Seven wonders of the digital world.
We are in the midst of the Fourth Industrial Revolution where a wide range of technologies are converging, transforming every aspect of life around us. Here’s our take on the seven most important.
1) Computers will become as fast as the speed of light.
The speed of computers is accelerating. Soon they will be able to process data using photons instead of electrons, paving the way for supercomputers, data centers and devices millions of times faster and more powerful than those we use today.
The University of Utah has developed an ultra-compact beam splitter capable of dividing light waves into two separate channels of information. This breakthrough brings engineers a step closer to creating silicon photonic chips that compute data with light instead of electrons.
2) Big data, bigger insight
IDC defines big data as “a new generation of technologies and architectures, designed to economically extract value from very large volumes of a wide variety of data by enabling high-velocity capture, discovery, and/or analysis.”
With big data comes the possibility of analyzing huge mountains of information to help predict complex phenomena, like weather patterns that predict natural disasters. Every minute, for example, Orange Flux vision converts 4 million items of mobile data into statistical indicators to measure traffic patterns and visits to geographical areas.
Massachusetts Institute of Technology (MIT) is working on big data analytics to replace human intuition. It has already used the Data Science Machine to predict which students are at risk of dropping out of online courses.
3) Big data, better health
Healthcare is a data-intensive industry. Patterns derived from big data can be used to predict epidemics, help cure disease and improve the quality of life for many.
Data from sensors implanted in the body, for example, can monitor health with bodily activity. Express Scripts in the US is using big data analysis to predict which patients are most at risk of falling off their physician-prescribed drug therapy in the areas of diabetes, cholesterol and blood pressure. As a result, renewal reminders and home delivery plans can be put in place. In the future, this could also be used to spot patients who may react to certain drugs or medical data that could pinpoint the development of a chronic disease.
4) 3D printing from manufacturing to health
3D printing will change the way we live. IDC expects annual global revenues for 3D printing to double to $35 billion by 2020 as healthcare, manufacturing and automotive industries adopt the technology.
Gartner predicts that 3D printing will be a critical in 35 per cent of surgical procedures requiring prosthetic and implant devices, including synthetic organs, within three years. Also, 10% of out-of-production spare parts for cars, bikes, military vehicles and drones, will be 3D-printed as companies move from “design for manufacturing” to “manufacturing of the design.” The first 3D printed car, the Local Motors Strati, was printed in just 44 hours.
5) The connected world
The Internet of Things (IoT) will bridge the gap between our real and digital worlds – and it is accelerating fast. Juniper Research estimates that there will be 38 billion connected devices by 2020, with trillions of connected sensors monitoring everything from smart appliances to air traffic.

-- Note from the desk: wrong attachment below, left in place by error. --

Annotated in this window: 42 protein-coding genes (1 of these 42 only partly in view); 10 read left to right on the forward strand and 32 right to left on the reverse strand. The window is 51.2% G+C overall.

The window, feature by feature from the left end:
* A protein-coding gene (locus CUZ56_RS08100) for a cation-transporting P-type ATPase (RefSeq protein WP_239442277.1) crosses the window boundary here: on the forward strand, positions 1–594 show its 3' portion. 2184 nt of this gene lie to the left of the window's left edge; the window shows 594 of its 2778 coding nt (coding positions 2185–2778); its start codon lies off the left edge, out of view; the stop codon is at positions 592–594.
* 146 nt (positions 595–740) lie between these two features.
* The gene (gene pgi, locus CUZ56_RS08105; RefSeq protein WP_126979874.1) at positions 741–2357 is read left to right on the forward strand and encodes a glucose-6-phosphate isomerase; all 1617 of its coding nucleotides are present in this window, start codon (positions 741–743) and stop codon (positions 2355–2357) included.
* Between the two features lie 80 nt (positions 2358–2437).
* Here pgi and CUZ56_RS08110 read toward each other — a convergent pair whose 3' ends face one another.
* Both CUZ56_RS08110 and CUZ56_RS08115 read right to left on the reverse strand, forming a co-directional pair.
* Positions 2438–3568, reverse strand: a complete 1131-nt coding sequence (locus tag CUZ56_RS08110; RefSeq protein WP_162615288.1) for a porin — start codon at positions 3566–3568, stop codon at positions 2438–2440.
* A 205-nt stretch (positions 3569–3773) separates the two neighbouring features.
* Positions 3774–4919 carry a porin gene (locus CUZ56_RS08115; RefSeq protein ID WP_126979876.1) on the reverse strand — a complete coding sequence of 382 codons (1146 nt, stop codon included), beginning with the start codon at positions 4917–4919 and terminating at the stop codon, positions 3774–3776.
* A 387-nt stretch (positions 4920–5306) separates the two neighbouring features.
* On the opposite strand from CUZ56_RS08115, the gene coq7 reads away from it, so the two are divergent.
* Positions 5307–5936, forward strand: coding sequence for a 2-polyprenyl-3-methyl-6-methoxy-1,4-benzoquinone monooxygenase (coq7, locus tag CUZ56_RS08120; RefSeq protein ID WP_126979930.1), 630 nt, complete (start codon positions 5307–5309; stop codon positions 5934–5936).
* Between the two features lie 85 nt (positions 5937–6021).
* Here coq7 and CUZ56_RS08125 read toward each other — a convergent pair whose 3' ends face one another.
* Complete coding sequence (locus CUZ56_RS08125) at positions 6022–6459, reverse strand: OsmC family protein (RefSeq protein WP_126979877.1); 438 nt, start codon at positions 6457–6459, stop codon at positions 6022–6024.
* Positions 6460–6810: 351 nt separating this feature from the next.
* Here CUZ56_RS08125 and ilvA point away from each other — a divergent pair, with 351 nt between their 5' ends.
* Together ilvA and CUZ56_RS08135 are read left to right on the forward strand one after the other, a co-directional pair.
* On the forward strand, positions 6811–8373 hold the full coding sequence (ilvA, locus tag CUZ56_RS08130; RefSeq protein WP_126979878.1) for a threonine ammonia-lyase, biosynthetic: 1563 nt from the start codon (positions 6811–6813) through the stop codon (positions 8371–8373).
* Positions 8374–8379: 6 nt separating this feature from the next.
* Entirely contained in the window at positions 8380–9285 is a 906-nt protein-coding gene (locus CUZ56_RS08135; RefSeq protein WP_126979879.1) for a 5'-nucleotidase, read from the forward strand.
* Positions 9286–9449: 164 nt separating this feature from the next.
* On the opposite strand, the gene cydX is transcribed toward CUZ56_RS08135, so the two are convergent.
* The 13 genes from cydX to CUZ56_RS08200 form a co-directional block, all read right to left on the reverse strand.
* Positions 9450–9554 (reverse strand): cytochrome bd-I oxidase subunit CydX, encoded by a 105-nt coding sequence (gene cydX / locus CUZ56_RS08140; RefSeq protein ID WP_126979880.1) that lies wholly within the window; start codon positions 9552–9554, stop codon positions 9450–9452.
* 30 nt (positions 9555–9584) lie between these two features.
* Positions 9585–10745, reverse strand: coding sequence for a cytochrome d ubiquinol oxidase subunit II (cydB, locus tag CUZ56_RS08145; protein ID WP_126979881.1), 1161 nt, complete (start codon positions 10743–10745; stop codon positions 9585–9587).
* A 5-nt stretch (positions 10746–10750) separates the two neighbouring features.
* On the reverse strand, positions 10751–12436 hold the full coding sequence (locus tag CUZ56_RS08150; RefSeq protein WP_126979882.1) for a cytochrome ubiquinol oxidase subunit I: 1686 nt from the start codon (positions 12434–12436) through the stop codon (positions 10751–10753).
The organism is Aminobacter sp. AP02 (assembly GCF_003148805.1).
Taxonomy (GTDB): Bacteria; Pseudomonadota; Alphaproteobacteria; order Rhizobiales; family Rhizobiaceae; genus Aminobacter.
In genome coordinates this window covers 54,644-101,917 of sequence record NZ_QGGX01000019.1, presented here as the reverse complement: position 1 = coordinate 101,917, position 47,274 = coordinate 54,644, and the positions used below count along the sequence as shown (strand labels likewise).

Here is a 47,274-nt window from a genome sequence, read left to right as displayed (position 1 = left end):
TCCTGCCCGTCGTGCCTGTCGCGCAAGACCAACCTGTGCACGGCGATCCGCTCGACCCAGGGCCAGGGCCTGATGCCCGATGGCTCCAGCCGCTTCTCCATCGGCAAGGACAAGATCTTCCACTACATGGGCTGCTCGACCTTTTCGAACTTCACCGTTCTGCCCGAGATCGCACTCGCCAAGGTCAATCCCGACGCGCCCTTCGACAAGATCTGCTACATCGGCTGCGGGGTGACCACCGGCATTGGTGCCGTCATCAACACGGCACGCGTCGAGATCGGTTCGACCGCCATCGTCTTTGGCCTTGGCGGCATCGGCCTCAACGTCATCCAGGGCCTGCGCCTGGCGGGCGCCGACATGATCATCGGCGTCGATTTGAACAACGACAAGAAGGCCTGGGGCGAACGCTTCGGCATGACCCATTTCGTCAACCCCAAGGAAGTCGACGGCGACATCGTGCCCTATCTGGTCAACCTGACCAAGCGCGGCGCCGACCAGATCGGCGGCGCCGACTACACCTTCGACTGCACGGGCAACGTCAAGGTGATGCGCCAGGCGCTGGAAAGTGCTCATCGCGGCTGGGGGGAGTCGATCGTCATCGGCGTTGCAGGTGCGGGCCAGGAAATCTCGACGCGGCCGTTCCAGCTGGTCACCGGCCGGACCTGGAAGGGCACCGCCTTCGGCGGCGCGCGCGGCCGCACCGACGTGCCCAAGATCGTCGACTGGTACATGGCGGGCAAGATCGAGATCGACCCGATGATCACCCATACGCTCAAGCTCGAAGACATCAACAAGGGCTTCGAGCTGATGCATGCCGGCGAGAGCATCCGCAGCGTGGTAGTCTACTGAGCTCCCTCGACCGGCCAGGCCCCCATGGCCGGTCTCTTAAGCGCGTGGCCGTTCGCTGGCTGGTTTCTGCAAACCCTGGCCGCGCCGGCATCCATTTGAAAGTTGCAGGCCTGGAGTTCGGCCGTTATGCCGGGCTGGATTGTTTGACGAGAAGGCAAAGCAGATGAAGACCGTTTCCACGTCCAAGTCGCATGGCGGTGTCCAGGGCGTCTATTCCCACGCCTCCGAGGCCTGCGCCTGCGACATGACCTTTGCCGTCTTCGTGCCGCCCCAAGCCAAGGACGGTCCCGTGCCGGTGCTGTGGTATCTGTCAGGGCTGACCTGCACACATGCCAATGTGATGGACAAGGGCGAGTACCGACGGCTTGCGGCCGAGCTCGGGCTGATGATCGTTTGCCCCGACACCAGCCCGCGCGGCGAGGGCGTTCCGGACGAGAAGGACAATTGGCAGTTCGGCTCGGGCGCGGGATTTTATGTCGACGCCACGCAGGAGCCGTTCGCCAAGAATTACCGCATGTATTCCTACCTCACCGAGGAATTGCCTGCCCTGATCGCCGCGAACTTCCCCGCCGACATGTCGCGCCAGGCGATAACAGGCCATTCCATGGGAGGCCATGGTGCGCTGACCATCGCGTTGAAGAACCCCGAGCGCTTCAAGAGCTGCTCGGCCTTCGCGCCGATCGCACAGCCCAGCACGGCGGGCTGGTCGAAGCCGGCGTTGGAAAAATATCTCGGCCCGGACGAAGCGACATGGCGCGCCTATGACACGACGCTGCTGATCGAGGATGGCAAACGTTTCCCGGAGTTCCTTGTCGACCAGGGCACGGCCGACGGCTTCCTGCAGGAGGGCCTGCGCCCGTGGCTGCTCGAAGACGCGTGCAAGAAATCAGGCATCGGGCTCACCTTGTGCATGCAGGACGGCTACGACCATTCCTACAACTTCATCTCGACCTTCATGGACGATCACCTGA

IoT will make our offices and homes more energy efficient, improve our health and fitness through connected apps and turn our offices into digital workspaces, for example.
Our car will become our smart hub from which to control our smart offices and workplaces. By 2020, Gartner expects a quarter of a billion connected vehicles on the roads. Ford has confirmed it will be delivering high volume fully autonomous cars for share riding by 2021.
Artificial intelligence (AI) on top of IoT networks will see the arrival of robotic assistants to carry out household tasks, for example, freeing up our time for increased leisure activities.
6) The rise of blockchain
Right now, only a small part of global GDP (around 0.025 percent, or $20 billion) is held in blockchain, the technical foundation for bitcoin, according to a survey by the World Economic Forum’s Global Agenda Council.
Interest in blockchain is high because it has the potential to let anyone with Internet access make transactions without a mediator, making the process easier and cheaper. Banks are experimenting with blockchain technology. Santander is running a staff pilot using blockchain to facilitate international payments via an app.
Analyst firm IDC believes that blockchain could help governments establish data authority and information accuracy, thus reducing fraud and enhancing security for data tampering. It could also establish new relationships between government and citizens, transparently collecting and sharing data.
7) Wearing the Internet
Smart clothes are set to be the next big thing, integrating technology into what we wear and plugging us into the IoT.
Ralph Lauren is selling a shirt that interacts with the iPhone or Apple Watch to provide the user with data about their workout. Silver fibers woven into the fabric of the shirt read key metrics such as heart rate and breathing rates, streamed to the Apple device.
The opportunities for connected clothes is vast, from improving fitness and monitoring health to tracking lost children and enabling women to monitor their unborn babies during pregnancy.
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